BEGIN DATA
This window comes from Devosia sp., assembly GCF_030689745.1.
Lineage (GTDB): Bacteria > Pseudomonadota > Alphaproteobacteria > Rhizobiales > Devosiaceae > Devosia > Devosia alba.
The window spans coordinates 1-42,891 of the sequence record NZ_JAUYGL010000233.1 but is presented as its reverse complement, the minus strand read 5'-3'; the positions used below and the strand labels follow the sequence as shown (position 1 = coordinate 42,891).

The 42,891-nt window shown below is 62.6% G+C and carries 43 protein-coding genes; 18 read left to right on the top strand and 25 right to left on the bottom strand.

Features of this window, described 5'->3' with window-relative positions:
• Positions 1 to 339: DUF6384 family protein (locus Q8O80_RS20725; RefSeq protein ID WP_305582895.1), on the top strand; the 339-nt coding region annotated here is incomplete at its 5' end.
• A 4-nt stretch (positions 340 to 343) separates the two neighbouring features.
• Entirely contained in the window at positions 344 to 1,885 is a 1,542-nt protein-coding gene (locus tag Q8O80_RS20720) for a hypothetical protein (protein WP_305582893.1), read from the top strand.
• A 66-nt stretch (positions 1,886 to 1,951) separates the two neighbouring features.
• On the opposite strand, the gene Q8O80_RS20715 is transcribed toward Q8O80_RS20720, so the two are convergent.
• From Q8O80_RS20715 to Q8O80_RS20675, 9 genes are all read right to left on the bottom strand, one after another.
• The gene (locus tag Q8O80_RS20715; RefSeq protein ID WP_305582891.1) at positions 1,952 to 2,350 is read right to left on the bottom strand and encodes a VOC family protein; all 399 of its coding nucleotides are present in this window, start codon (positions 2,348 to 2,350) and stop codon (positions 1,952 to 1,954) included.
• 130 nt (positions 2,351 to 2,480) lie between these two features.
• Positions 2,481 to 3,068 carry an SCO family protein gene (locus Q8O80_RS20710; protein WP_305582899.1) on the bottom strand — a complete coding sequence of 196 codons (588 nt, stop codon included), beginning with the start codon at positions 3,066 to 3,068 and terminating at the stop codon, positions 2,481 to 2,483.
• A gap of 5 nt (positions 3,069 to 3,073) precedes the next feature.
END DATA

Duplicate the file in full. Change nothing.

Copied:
This window comes from Devosia sp., assembly GCF_030689745.1.
Lineage (GTDB): Bacteria > Pseudomonadota > Alphaproteobacteria > Rhizobiales > Devosiaceae > Devosia > Devosia alba.
The window spans coordinates 1-42,891 of the sequence record NZ_JAUYGL010000233.1 but is presented as its reverse complement, the minus strand read 5'-3'; the positions used below and the strand labels follow the sequence as shown (position 1 = coordinate 42,891).

The 42,891-nt window shown below is 62.6% G+C and carries 43 protein-coding genes; 18 read left to right on the top strand and 25 right to left on the bottom strand.

Features of this window, described 5'->3' with window-relative positions:
• Positions 1 to 339: DUF6384 family protein (locus Q8O80_RS20725; RefSeq protein ID WP_305582895.1), on the top strand; the 339-nt coding region annotated here is incomplete at its 5' end.
• A 4-nt stretch (positions 340 to 343) separates the two neighbouring features.
• Entirely contained in the window at positions 344 to 1,885 is a 1,542-nt protein-coding gene (locus tag Q8O80_RS20720) for a hypothetical protein (protein WP_305582893.1), read from the top strand.
• A 66-nt stretch (positions 1,886 to 1,951) separates the two neighbouring features.
• On the opposite strand, the gene Q8O80_RS20715 is transcribed toward Q8O80_RS20720, so the two are convergent.
• From Q8O80_RS20715 to Q8O80_RS20675, 9 genes are all read right to left on the bottom strand, one after another.
• The gene (locus tag Q8O80_RS20715; RefSeq protein ID WP_305582891.1) at positions 1,952 to 2,350 is read right to left on the bottom strand and encodes a VOC family protein; all 399 of its coding nucleotides are present in this window, start codon (positions 2,348 to 2,350) and stop codon (positions 1,952 to 1,954) included.
• 130 nt (positions 2,351 to 2,480) lie between these two features.
• Positions 2,481 to 3,068 carry an SCO family protein gene (locus Q8O80_RS20710; protein WP_305582899.1) on the bottom strand — a complete coding sequence of 196 codons (588 nt, stop codon included), beginning with the start codon at positions 3,066 to 3,068 and terminating at the stop codon, positions 2,481 to 2,483.
• A gap of 5 nt (positions 3,069 to 3,073) precedes the next feature.